Upbeat news this World Aids Day

World Aids Day related reports in the global media have been upbeat, citing the advances in science, as well as the new UNAIDS report that shows that access to treatment has risen significantly. In 2000, just 685,000 people living with HIV had access to antiretroviral therapy. Now, nearly 21 million people living with HIV are on treatment

Now people with HIV can expect to have a normal lifespan if they are on treatment. But stigma still keeps many millions of people from testing regularly. In many parts of the world, health policy needs to be reformed to ensure citizens have access to the full suite of HIV prevention tools, like Pre-Exposure Prophylaxis or PrEP, the once-a-day prevention pill for those at high risk of HIV infection.  

Nov 29, 2017

Update on Marburg, Ebola’s sister virus in Uganda

Marburg virus has infected and killed three people in Uganda. “The Conversation” reports that “more than 100 people are now being monitored and the country’s health authorities are holding their breath, waiting for the 21-day incubation period of the virus to pass – hopefully, without further cases being reported”.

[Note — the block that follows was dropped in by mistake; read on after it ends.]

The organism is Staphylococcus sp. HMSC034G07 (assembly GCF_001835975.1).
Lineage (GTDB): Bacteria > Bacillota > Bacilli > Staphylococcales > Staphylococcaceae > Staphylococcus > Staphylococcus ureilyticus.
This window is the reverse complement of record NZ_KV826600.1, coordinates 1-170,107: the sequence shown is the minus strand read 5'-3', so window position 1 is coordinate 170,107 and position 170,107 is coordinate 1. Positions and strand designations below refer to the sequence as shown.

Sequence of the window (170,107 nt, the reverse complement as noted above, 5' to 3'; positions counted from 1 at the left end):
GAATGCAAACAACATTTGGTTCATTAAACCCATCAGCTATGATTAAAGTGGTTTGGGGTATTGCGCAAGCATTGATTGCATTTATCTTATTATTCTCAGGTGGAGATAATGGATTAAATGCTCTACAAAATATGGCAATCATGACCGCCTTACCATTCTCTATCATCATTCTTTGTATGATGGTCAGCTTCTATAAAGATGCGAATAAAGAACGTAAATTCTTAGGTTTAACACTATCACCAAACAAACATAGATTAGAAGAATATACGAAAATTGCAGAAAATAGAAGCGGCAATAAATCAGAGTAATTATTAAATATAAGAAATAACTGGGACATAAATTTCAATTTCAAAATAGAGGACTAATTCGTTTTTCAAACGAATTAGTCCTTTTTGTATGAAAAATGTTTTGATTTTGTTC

On average, half of those infected with the Marburg virus will die, however, mortality rates as high as 88% have previously been reported. Thankfully, Uganda has a good track record of handling outbreaks of viruses, including Marburg and its close cousin, Ebola. The latest Marburg outbreak, in the Kween district bordering Kenya, was declared when the first case was confirmed by laboratory tests. The patient subsequently died, but, unfortunately, she had been in contact with family members, including one who traveled to Kenya. It turned out that the patient (the so-called “index case”) was, in fact, not the first case in the current outbreak. For humans and other monkeys, filo-viruses like Marburg and Ebola viruses can kill. Filoviruses are highly infectious and spread by contact with bodily fluids, including blood. As with the Ebola virus, Marburg can also spread via sexual contact and can persist for a long time in humans.

Good news is: there is reason to believe Uganda will cope. The early and rapid response to this Marburg outbreak suggests that the same factors that hampered an effective response in West Africa during the beginning of the 2014 Ebola epidemic are not being repeated here.

nov 13, 2017

A cancer charity has appointed a digital nurse to combat "fake news" online – reports the BBC.